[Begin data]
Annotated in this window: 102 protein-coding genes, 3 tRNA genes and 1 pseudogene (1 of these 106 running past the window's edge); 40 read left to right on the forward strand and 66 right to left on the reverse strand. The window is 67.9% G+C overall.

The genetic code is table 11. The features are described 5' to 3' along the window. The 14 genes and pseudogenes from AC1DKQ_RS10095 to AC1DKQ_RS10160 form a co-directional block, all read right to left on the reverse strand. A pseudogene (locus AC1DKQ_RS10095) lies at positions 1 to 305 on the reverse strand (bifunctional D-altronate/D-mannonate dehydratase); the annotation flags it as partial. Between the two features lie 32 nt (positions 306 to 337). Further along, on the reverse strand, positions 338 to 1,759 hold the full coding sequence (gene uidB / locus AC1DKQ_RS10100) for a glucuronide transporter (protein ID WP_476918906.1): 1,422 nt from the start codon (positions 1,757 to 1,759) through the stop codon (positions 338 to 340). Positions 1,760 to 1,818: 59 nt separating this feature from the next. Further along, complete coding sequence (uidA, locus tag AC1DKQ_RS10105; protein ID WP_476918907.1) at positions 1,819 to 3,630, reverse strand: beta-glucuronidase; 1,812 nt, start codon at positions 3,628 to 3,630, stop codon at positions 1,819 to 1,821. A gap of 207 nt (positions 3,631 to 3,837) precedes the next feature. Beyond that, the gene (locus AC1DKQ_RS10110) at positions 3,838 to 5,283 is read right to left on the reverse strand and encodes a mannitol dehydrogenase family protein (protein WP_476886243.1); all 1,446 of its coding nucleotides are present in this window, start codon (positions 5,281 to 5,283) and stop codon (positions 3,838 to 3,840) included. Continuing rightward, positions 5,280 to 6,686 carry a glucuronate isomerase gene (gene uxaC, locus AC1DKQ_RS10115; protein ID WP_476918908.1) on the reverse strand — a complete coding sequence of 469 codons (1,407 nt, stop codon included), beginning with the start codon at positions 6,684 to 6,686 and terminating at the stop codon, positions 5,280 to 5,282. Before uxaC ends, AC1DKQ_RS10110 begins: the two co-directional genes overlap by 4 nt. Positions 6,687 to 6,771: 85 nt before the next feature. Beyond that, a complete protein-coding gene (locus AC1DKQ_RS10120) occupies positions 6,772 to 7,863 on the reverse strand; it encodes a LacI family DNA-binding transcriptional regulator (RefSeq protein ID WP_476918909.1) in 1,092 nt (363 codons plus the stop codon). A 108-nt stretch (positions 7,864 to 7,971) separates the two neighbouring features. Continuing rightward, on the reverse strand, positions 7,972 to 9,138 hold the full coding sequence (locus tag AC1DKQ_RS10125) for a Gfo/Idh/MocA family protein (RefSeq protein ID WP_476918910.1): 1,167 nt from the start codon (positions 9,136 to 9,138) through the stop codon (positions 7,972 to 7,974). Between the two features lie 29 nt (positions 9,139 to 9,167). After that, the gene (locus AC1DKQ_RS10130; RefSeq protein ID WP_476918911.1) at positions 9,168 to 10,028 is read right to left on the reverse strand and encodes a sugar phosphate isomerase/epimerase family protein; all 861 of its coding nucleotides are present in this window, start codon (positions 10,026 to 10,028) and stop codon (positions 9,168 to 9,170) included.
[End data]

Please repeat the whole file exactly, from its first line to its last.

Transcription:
Annotated in this window: 102 protein-coding genes, 3 tRNA genes and 1 pseudogene (1 of these 106 running past the window's edge); 40 read left to right on the forward strand and 66 right to left on the reverse strand. The window is 67.9% G+C overall.

The genetic code is table 11. The features are described 5' to 3' along the window. The 14 genes and pseudogenes from AC1DKQ_RS10095 to AC1DKQ_RS10160 form a co-directional block, all read right to left on the reverse strand. A pseudogene (locus AC1DKQ_RS10095) lies at positions 1 to 305 on the reverse strand (bifunctional D-altronate/D-mannonate dehydratase); the annotation flags it as partial. Between the two features lie 32 nt (positions 306 to 337). Further along, on the reverse strand, positions 338 to 1,759 hold the full coding sequence (gene uidB / locus AC1DKQ_RS10100) for a glucuronide transporter (protein ID WP_476918906.1): 1,422 nt from the start codon (positions 1,757 to 1,759) through the stop codon (positions 338 to 340). Positions 1,760 to 1,818: 59 nt separating this feature from the next. Further along, complete coding sequence (uidA, locus tag AC1DKQ_RS10105; protein ID WP_476918907.1) at positions 1,819 to 3,630, reverse strand: beta-glucuronidase; 1,812 nt, start codon at positions 3,628 to 3,630, stop codon at positions 1,819 to 1,821. A gap of 207 nt (positions 3,631 to 3,837) precedes the next feature. Beyond that, the gene (locus AC1DKQ_RS10110) at positions 3,838 to 5,283 is read right to left on the reverse strand and encodes a mannitol dehydrogenase family protein (protein WP_476886243.1); all 1,446 of its coding nucleotides are present in this window, start codon (positions 5,281 to 5,283) and stop codon (positions 3,838 to 3,840) included. Continuing rightward, positions 5,280 to 6,686 carry a glucuronate isomerase gene (gene uxaC, locus AC1DKQ_RS10115; protein ID WP_476918908.1) on the reverse strand — a complete coding sequence of 469 codons (1,407 nt, stop codon included), beginning with the start codon at positions 6,684 to 6,686 and terminating at the stop codon, positions 5,280 to 5,282. Before uxaC ends, AC1DKQ_RS10110 begins: the two co-directional genes overlap by 4 nt. Positions 6,687 to 6,771: 85 nt before the next feature. Beyond that, a complete protein-coding gene (locus AC1DKQ_RS10120) occupies positions 6,772 to 7,863 on the reverse strand; it encodes a LacI family DNA-binding transcriptional regulator (RefSeq protein ID WP_476918909.1) in 1,092 nt (363 codons plus the stop codon). A 108-nt stretch (positions 7,864 to 7,971) separates the two neighbouring features. Continuing rightward, on the reverse strand, positions 7,972 to 9,138 hold the full coding sequence (locus tag AC1DKQ_RS10125) for a Gfo/Idh/MocA family protein (RefSeq protein ID WP_476918910.1): 1,167 nt from the start codon (positions 9,136 to 9,138) through the stop codon (positions 7,972 to 7,974). Between the two features lie 29 nt (positions 9,139 to 9,167). After that, the gene (locus AC1DKQ_RS10130; RefSeq protein ID WP_476918911.1) at positions 9,168 to 10,028 is read right to left on the reverse strand and encodes a sugar phosphate isomerase/epimerase family protein; all 861 of its coding nucleotides are present in this window, start codon (positions 10,026 to 10,028) and stop codon (positions 9,168 to 9,170) included.